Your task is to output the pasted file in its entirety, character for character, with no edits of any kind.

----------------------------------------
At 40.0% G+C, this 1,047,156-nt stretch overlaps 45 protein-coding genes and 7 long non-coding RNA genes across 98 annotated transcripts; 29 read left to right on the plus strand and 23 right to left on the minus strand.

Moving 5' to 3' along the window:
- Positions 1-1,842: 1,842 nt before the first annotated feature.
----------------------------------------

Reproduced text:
At 40.0% G+C, this 1,047,156-nt stretch overlaps 45 protein-coding genes and 7 long non-coding RNA genes across 98 annotated transcripts; 29 read left to right on the plus strand and 23 right to left on the minus strand.

Moving 5' to 3' along the window:
- Positions 1-1,842: 1,842 nt before the first annotated feature.